PERL Tip For Data In Arrays

Recently I was working on a script for log reporting.  You know, one of those handy little guys that send you some info every day helping to make sure you keep up with whatever it is that you don’t want to forget about.  Well, some of the data was in a plain old text file, and there is nothing wrong with that.  It’s easy to simply cat the file and pipe it through mailx or mutt, no fuss, no muss.

But wait … this particular file is appended to when it is updated.  What does that mean, you ask?  That means that all the good stuff (recent entries) is at the bottom of the file.  So, rather than sending the whole file every time, and then having to scroll past the same stuff over and over again, I used a quick couple of lines in my PERL script to take care of that for me.

First, let’s establish some info for the sake of this article.  Let’s say the log file I am working with is in /tmp and is called mystuff.log, and we want to return 20 elements.  The first thing I want to do in my script is to open the file and read in the contents.  I can do this a couple ways, but I did this because it was quick and easy:

@mydata = `cat /tmp/mystuff.log`;
@mydata_reversed = reverse(@mydata);

What this does, is uses the shell command cat, to put each line of the text file into an array. To be more PERL prudent, you could have done something like this:

open (MYSTUFF,"/tmp/mystuff.log") || die("Cannot open /tmp/mystuff.log");
@mydata = ;

Etc., etc., and so on. Either way works, just depends on what you are doing, what your preference is, what mood you are in. This was a quick and dirty script for my own use, so I made it easy on myself. If I were doing something professionally for a customer, I would have done things the “proper” way. The point I am trying to make is, that as you read this, bear in mind that there are many, many ways to go about the same thing. Especially in PERL.

In case anyone doesn’t know, the chop function is there to strip our the eol/carriage return from the end of each element in the array. Without that step, everything in the array would have an extra blank line after it which we don’t want. I’ll decide when and where to put extra blank lines thank you very much!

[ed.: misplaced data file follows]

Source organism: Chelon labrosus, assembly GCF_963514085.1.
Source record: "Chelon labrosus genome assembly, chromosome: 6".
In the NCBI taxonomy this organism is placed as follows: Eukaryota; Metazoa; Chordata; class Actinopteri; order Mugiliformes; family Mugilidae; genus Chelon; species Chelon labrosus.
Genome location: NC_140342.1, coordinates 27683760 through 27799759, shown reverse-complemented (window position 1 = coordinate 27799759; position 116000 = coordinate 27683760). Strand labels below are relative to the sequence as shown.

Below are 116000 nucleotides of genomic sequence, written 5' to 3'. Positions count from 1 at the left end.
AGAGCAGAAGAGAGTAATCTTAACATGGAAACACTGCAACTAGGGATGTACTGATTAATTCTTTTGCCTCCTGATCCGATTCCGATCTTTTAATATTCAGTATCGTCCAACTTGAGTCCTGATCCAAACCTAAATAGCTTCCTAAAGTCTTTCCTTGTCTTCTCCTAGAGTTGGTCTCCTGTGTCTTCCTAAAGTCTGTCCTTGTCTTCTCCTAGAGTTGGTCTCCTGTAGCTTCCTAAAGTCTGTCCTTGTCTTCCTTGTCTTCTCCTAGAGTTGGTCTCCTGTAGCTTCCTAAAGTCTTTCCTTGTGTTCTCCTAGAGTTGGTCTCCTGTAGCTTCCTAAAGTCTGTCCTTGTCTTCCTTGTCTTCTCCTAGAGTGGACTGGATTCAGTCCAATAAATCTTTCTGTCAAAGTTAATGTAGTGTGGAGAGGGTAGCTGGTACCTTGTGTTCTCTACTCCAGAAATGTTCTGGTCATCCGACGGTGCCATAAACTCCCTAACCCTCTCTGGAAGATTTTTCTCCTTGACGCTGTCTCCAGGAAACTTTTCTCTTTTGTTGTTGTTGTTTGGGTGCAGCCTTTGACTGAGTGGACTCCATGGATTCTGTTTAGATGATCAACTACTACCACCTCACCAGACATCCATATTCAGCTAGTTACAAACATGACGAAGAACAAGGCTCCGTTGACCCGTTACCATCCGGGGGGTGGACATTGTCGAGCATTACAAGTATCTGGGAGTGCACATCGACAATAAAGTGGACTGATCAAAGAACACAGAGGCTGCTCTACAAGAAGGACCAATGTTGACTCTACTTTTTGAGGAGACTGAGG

Next, you might notice the reverse function, which is really at the heart of this post. Basically, we get all of the data into an array, reverse it and then spit back out a set number of elements from the array. Since we reversed it, they will be the most recent entries!

“Why didn’t you just use sort -r from the command line since you were lazy and used cat anyway?” you ask?

Good question, and I am glad you brought that up. The reason I didn’t use the sort command (-r means reverse the output) is because I don’t want to sort the data, I want to simple reverse the order of the data, there is a difference. Besides, the data in the log file I was working with didn’t sort well anyway.

Since we have come this far, let’s take a look at the whole chunk of code based on earlier assumptions. This will open the specified log file, read all the lines into an array and reverse the order of those lines. It will then take the specified number of lines off the top (formerly the end) and put them into the specified output file. It should look something like this:


# This is the log file
$logfile = "/tmp/mystuff.log";

# This is the output file to hold the results
$outfile = "/tmp/myresults.txt";

# Setup the output file, open or create it while returning
# an error if it can't be opened or created.
open (LOGDATA,">$outfile") || die("Error opening $outfile\n");
print LOGDATA ("My Log Data\n=-=-=-=-=-=-=-=-=-=-=-=-=-=-=-=-\n");

# Populate the array
@mydata = `cat $logfile`;
# Cut out the line breaks
# Reverse the order
@mydata_reversed = reverse(@mydata);
# Grab some lines and print em out
for ($x=0;$x<=19;$x++) {
  print LOGDATA ("$mydata_reversed[$x]\n");
# Close the file

There you go, it’s just that easy. Hopefully, you can see what I have done here and apply it to your own stuff. It’s not hard and it can come in pretty handy. Not just the reversing of files, but manipulating text files and other data that PERL is so good at. Enjoy!

2 thoughts on “PERL Tip For Data In Arrays

  1. Yes it would, if you just wanted the last 20 lines from a log file. In this case, even thought that’s what we ended up doing with the PERL code, the point was to illustrate how to do stuff using PERL so it could be used elsewhere for more complex things.

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